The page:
3. I had exactly the same experience so can’t be just an off day. My time was 27.08, slowest for a while. Found much of it rather hard going, but began to appreciate some good clues as checkers helped. NO BALL (I wouldn’t hyphenate) was clever, as were AEROSOL and BRIDGES (though they took some parsing). Never worked out how to get to BITER, misled by losing half the middle of EE in BEER giving BER so thanks, Rotter.
    4. I also found it very tough. I normally finish these days but it might take me 30 minutes or more. I struggled with the parsing of quite a few even with the answers in front of me. I read ‘nice description’ for exact which seemed reasonable, but also means I misread the clue! Thanks.
  6. Enjoyed this very much- thanks. Only reservation is the idea that nice might mean exact. It probably is on Planet Dictionary but not where the rest of us live.
  7. I’m with oldblighter on this one, I gave up after 35 minutes without really enjoying it. I might have done better on paper as 12 letter anagrams are always difficult on my phone but I don’t think I would have ever got 1A even with all the checkers – as with some of the other clues the connection was outside my understanding, although probably valid.


    Edited at 2019-03-21 10:00 am (UTC)

  8. Is the setter trying to tell us something about a clue last week (QC1308) with the answers to 21 and 22 across?

    “Polly wants a cracker”

    Martin Hill

  9. 25 minutes for me so over my target by five minutes but not too bad. Looking back, I can’t see anything which was particularly difficult – more a question of very few obvious write-ins to help get a foothold.
  10. Slow going today with particular difficulties with the long answers at 1a and 7d and then a real struggle to finish off with 4d, 6d and LOI BRIDGES – where I was focused on arms, legs and the TUC etc – a real doh moment when I finally got it. Despite that I enjoyed the challenge and finished in 18.28, with COD to NO BALL.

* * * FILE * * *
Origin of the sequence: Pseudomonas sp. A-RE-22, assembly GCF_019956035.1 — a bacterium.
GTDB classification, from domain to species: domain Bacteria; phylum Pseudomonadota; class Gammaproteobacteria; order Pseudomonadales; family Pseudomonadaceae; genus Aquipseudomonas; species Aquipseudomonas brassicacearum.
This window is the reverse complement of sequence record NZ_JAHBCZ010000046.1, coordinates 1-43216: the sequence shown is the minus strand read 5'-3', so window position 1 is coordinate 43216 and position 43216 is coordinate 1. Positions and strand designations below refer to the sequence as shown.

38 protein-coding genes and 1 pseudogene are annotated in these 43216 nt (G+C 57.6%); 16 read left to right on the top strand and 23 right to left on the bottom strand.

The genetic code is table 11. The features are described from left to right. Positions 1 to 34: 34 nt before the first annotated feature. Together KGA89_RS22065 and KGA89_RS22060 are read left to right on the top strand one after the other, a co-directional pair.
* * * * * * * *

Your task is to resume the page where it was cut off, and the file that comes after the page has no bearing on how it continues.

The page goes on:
Thanks for the blog
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  12. 30 minutes but dnf because of labyrinthine spelling. Even with all the checkers it took 2 attempts until the congrats message appeared, by that stage I didnt really care any more.
    Dictionary has archaic for nice/exact.

    Biffed lost and found from the lo and didnt go back to parse.

    The 15×15 is accessible again today.

    Cod bridges.

  13. ….after yesterday’s slump. Apart from a 20 second delay with my LOI (trying to use the odd letters of items rather than of total) this presented no real difficulty.

    TIME 4:19

  14. I solved this within a few seconds of my 10 min target but only achievable as a result of biffing. I biffed DAMSEL, ELECTOR, LOST AND FOUND and BITER.
    I have misspelt RIPOSTE on more than one occasion, getting it right this time, but will probably err again in the future.
    Thanks Rotter for the blog which I needed today. 9:56
  15. 1a and 1d both stubbornly resisted my early approaches so this turned into bit of a grind. I was therefore very surprised to see just 6’ on the clock when I finished. It’s only on reflection that I can see there is much to admire in this offering (ASYMMETRICAL, STATUS SYMBOL, NO-BALL, etc.)
    My thanks to setter and blogger.
  16. I found this really hard today and had the same sentiment as oldblighter in that I didn’t really feel satisfied when the answers did (eventually drop). This took 45 minutes which to be honest on most days would’ve been a dnf as I’d have lost heart trying to solve the last couple. The difference today was that after 25 minutes I was faced with around half the grid unfilled so I decided to plough on.

    In fairness to Pedro I’ve got nothing to moan about in the puzzle – it was fine, but I struggled for whatever reason.